That is the implication of a new study which shows for the first time that there is a broad range of differences in people's visual ability and that these...
Computer Tomography (CT) is a standard procedure in hospitals, but so far, the technology has not been suitable for imaging extremely small objects. In PNAS, a team from the Technical University of Munich (TUM) describes a Nano-CT device that creates three-dimensional x-ray images at resolutions up to 100 nanometers. The first test application: Together with colleagues from the University of Kassel and Helmholtz-Zentrum Geesthacht the researchers analyzed the locomotory system of a velvet worm.
During a CT analysis, the object under investigation is x-rayed and a detector measures the respective amount of radiation absorbed from various angles....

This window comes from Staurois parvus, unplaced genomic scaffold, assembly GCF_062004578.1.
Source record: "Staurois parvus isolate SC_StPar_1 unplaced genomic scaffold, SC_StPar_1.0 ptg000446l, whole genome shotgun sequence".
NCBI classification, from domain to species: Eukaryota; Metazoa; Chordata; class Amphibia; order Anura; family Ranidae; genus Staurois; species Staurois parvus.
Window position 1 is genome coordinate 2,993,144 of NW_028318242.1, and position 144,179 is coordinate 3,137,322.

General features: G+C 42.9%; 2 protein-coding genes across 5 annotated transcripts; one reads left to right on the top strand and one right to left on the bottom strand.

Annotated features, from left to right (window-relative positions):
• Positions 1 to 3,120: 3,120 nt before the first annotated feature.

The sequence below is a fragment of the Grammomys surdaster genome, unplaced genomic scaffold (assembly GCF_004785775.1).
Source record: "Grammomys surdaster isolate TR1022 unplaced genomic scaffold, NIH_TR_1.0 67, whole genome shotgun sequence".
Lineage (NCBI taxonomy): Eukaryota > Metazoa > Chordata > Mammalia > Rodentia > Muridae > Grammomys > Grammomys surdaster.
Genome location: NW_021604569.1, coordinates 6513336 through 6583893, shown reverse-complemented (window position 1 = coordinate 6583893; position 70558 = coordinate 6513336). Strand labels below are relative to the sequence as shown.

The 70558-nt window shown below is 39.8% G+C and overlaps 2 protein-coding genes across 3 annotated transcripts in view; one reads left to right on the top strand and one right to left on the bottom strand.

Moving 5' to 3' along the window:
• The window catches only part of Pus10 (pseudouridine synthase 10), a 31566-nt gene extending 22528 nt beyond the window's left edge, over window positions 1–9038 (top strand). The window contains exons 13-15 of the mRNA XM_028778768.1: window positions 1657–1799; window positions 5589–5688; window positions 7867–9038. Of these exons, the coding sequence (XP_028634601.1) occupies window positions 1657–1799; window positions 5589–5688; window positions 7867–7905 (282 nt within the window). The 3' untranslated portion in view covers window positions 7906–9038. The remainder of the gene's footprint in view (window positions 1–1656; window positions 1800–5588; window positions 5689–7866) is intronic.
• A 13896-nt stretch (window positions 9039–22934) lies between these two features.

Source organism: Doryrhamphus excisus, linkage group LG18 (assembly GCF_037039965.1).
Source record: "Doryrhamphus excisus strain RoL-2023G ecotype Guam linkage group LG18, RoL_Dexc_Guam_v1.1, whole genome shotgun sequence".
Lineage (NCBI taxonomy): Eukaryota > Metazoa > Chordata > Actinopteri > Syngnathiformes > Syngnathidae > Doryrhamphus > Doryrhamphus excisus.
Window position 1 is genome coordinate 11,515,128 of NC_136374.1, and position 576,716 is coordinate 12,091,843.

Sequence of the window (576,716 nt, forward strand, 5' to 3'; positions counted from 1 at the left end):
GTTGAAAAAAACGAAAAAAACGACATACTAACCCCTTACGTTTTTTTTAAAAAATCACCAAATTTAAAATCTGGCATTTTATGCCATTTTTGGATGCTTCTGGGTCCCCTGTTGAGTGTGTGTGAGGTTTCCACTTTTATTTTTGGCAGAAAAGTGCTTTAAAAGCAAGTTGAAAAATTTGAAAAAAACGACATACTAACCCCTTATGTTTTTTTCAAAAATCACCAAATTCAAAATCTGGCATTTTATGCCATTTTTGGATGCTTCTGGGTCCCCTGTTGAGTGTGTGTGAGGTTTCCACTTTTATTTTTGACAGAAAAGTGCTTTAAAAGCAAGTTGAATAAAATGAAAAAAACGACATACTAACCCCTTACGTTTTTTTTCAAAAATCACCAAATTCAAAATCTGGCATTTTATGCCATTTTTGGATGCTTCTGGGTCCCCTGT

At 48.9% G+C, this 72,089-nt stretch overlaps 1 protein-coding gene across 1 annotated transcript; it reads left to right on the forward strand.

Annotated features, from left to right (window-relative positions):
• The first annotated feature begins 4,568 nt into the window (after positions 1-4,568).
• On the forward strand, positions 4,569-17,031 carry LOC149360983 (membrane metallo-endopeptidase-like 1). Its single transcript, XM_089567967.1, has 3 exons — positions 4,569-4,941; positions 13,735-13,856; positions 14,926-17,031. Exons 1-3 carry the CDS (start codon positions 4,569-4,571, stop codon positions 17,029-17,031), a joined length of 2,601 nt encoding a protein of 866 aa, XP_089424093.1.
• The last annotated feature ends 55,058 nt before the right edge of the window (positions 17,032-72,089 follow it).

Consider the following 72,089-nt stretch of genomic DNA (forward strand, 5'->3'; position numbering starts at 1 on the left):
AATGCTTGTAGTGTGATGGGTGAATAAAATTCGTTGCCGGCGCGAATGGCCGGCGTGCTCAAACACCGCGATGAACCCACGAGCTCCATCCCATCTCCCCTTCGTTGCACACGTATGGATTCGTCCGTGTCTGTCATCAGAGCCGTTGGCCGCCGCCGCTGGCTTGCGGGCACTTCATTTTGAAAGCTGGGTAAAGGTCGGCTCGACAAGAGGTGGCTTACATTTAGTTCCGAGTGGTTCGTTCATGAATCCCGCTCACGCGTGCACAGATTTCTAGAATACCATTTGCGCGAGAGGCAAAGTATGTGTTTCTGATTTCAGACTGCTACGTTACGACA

The quantum world is fragile; error correction codes are needed to protect the information stored in a quantum object from the deteriorating effects of noise. Quantum physicists in Innsbruck have developed a protocol to pass quantum information between differently encoded building blocks of a future quantum computer, such as processors and memories. Scientists may use this protocol in the future to build a data bus for quantum computers. The researchers have published their work in the journal Nature Communications.
Future quantum computers will be able to solve problems where conventional computers fail today. We are still far away from any large-scale implementation,...
15.11.2017 | Event News
15.11.2017 | Event News
30.10.2017 | Event News
21.11.2017 | Physics and Astronomy
21.11.2017 | Physics and Astronomy
21.11.2017 | Life Sciences